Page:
M83 is a great band, but live they were just plain boring. Ambulance Ltd was also incredibly boring live especially compared to And You Will Know Us by the Trail of Dead who played at the same time. I am not that familiar with Trail of Dead but there live show was so energy packed that it has to be experienced. I took a pass at Liz Phair and the Kaiser Chiefs. Next was Brian Jonestown Massacre who were fucking amazing. Anton was in fine form; hollering at a camera guy and another person before the set started and then throwing insults at Dashboard Confessional on the main stage (I donít need to worry about contraception, Iíll just put a picture of your band above my bed). The set disintegrated into a very loud noise set which Anton seemingly got bored with and just walked off. Next was Cake. They put on a good show, but nothing all that special. Did not see Billy Idol or Blonde Redhead, but from what I could hear of Blonde Redhead they sounded pretty good. The Black Keys were next and were easily one of the best acts of both weekends. The guitar work of Dan Auerbach is phenomenal. Next was the Pixies and I have to say that I was very disappointed. They played one song after another without saying anything to the crowd. I could have listened to Death to the Pixies and not had to bother with the crowd or the heat and gotten the same thing. I missed out on the Walkmen who played at the same time. Day one ended with Weezer who played the predictable Blue album and Pinkerton laden set list and Digable Planets who featured some outstanding break dancers before their set started to hype up the crowd.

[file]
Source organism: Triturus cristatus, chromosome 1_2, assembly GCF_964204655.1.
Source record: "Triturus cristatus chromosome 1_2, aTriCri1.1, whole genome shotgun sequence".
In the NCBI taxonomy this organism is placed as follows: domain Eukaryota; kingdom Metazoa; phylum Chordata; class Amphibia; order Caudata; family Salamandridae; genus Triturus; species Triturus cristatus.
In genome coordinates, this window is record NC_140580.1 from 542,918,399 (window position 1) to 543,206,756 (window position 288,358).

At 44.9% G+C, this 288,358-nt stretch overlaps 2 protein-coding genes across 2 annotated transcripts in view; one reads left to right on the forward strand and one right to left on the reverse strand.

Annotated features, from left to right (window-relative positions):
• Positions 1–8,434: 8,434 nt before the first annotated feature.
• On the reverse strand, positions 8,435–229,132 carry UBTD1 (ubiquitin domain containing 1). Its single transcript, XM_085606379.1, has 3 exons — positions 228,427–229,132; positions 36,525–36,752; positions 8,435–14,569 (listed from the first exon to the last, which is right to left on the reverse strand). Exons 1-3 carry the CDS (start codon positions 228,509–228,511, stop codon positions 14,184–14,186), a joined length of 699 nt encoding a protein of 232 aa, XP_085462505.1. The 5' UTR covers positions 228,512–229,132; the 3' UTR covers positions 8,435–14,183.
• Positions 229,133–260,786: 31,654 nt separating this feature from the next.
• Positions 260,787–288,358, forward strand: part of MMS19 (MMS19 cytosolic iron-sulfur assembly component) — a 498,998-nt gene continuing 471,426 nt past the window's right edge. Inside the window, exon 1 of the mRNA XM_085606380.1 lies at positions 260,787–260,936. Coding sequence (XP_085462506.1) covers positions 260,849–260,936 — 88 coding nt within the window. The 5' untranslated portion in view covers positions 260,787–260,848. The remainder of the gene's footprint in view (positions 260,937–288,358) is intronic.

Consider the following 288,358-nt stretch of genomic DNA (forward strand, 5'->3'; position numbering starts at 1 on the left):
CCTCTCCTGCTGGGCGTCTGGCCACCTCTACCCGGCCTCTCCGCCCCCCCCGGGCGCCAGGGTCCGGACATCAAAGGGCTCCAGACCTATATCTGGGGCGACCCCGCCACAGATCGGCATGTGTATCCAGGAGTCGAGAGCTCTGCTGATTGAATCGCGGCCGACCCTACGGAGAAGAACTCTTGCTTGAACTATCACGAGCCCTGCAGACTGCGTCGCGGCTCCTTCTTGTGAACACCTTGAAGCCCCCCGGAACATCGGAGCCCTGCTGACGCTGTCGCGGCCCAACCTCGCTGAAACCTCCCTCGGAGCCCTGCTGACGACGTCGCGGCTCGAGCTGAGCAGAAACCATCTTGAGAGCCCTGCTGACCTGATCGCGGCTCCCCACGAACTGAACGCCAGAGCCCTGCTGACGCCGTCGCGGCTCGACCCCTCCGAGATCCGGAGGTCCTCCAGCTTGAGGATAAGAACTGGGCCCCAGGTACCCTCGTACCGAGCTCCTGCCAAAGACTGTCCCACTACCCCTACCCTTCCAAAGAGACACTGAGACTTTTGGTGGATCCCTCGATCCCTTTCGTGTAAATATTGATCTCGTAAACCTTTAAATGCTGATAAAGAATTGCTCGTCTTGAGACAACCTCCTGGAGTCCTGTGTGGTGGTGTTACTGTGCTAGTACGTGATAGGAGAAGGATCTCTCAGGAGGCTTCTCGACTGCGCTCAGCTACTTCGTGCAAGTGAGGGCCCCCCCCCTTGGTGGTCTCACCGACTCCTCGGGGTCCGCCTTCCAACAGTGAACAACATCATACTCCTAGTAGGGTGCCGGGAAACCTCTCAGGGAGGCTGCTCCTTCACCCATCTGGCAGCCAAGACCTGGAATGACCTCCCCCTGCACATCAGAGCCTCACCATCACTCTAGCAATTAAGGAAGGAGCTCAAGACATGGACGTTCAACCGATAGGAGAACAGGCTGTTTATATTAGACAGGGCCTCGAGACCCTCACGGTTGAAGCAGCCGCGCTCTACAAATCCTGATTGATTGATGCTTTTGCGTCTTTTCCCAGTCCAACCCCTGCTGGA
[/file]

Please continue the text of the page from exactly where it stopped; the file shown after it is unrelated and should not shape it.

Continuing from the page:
Day Two say the temperature spike to 115 degrees. The city brought in buses just for concert goers to sit in and cool off. It was hot outside, but the rock was even hotter. I did not arrive until Louis XIV played. Louis XIV is just a fun psuedo-glam band; nothing too serious but fun to dance to. Tegan and Sara had a decent set going until Sara had to leave due to illness and the set was cut short. Drive-By-Truckers brought a little country flavor to the fest. Arcade Fire was the best act of the weekend. The theatrics of the 9 piece band blew away the crowd. An encore was being demanded but they turned on the music to let the fans know they were out of luck. Spoon put on a decent show as well, but like Cake, it was nothing special. The Dandy Warhols put on a very good show which featured an appearance by Anton Newcombe (of the Brian Jonestown Massacre) and Matt Hollywood (former BJM guitarist) who contributed to extended psych-jams. A boring set by Death Cab for Cutie and a second set from Widespread Panic ended the Lollapalooza rebirth.
The city of Chicago is somewhat touchy about its parks and having music festivals, but after the success of these two successive and successful music festivals and the revenue they generated Chicago will most likely reconsider its unwillingness to allow rock fests in the cityís park. Mid-July 2005 may be the beginning a new festival tradition for Chicago.